- Te Rauparaha
Te Rauparaha (1760s-1849) was a
Māorichief and war leader of the Ngati Toatribe who took a leading part in the Musket Wars. He was influential in the original sale of land to the New Zealand Companyand was a participant in the Wairau Affrayin Marlborough.
At some time around 1815, muskets became the weapon of choice and changed the character of tribal warfare. In 1819 Te Rauparaha joined with a large war party of
Ngā Puhiled by Tāmati Wāka Nene; they probably reached Cook Straitbefore turning back.
Over the next few years the intertribal fighting intensified, and by 1822 they were being forced out of their land around Kawhia. Led by Te Rauparaha they began a fighting retreat or migration southwards, one which ended with them controlling the southern part of the
North Islandand particularly Kapiti Island, which became the tribal stronghold. Attempts by various Southern Māori tribes to recover Kapiti Island in 1824 were decisively defeated.
Trade and further conquest
There were already numerous
Pākehā whalingstations in the area, and Te Rauparaha encouraged them, establishing a lucrative trade of supplies for muskets thereby increasing his manaand military strength. In 1827 he began the conquest of the South Island, and by the early 1830s he controlled most of the northern part of it.
In 1831 he took the major
Ngāi Tahu pāat Kaiapoiafter a three month siege [http://www.waimakariri.govt.nz/library/history_files/KaiapoiPa.pdf] [http://library.christchurch.org.nz/TiKoukaWhenua/Kaiapoi/] , and shortly after took Onawe pāin the Akaroaharbour, but these and other battles in the south were in the nature of revenge raids rather than for control of territory.
Planned European settlement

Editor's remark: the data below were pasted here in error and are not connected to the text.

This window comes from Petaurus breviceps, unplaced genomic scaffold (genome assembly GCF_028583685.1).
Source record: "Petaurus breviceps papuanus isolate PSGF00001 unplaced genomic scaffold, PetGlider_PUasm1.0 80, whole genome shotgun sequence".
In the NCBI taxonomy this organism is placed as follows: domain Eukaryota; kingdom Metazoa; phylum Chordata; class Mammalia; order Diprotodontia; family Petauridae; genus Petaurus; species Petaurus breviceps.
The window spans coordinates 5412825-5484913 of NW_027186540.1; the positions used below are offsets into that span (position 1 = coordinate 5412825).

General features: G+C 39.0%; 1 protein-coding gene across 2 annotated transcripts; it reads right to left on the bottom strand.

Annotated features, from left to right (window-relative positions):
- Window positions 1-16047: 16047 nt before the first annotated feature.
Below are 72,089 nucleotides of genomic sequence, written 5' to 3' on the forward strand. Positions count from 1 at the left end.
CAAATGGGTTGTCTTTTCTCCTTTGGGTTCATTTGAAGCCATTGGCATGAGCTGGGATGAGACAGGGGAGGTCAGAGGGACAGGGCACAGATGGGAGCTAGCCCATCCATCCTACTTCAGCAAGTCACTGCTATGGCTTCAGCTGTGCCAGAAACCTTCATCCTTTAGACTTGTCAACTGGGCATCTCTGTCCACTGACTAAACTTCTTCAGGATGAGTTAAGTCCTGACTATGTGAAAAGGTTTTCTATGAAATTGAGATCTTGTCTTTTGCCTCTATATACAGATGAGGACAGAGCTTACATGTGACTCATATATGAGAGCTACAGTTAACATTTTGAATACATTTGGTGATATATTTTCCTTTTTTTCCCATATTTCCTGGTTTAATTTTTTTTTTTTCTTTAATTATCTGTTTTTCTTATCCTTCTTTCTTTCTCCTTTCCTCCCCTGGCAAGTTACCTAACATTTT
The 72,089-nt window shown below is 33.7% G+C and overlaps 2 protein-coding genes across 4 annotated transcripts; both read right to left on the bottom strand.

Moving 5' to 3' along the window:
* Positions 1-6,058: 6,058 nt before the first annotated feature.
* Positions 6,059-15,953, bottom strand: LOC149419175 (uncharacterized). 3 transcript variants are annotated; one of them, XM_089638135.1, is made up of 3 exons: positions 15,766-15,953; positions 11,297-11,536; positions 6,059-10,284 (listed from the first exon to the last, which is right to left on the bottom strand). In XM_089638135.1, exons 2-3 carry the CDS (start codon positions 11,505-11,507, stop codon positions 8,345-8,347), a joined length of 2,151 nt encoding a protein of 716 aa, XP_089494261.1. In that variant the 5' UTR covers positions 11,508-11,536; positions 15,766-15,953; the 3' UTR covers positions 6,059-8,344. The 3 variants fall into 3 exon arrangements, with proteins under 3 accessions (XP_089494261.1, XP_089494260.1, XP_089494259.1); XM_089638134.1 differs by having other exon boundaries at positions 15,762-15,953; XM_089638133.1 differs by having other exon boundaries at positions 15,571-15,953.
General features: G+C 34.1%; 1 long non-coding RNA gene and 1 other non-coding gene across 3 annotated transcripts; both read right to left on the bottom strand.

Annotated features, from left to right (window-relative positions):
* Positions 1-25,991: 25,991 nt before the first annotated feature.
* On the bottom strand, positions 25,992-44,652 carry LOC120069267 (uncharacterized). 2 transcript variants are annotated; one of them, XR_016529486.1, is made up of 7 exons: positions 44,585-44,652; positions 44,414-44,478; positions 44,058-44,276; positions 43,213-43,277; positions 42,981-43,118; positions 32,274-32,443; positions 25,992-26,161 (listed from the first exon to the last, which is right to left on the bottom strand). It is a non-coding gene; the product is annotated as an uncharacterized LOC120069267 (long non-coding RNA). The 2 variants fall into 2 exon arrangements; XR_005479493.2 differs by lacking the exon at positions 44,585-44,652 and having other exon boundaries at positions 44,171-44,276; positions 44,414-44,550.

insisted that he do so (Oliver 2007).
Te Rauparaha soon became alarmed at the flood of British settlers and refused to sell any more of his land. This quickly led to tension and the upshot was the Wairau Affray when a party from Nelson tried to arrest Te Rauparaha and 22 of them were killed. The subsequent government enquiry exonerated Te Rauparaha which further angered the settlers who began a campaign to have the governor,
Capture and eventual death
Then in May 1846 fighting broke out in the Hutt Valley between the settlers and Te Rauparaha's nephew,
Te Rangihaeata. Despite his declared neutrality, Te Rauparaha was arrested, near a tribal village in what would later be called Plimmerton, by the Governor, George Grey, and held without trial before being exiled to Auckland. He was allowed to return to his people at Otaki in 1848, where he died the following year, 27 November 1849.
The most common
haka, or challenge, performed by the All Blacksand many other New Zealand sports teams before international matches is " Ka Mate" - composed by Te Rauparaha to celebrate his escape from death in a battle in the early 1800s.
*Oliver, Steven. 'Te Rauparaha ? - 1849'. "Dictionary of New Zealand Biography", updated 22 June 2007. URL: [http://www.dnzb.govt.nz/]
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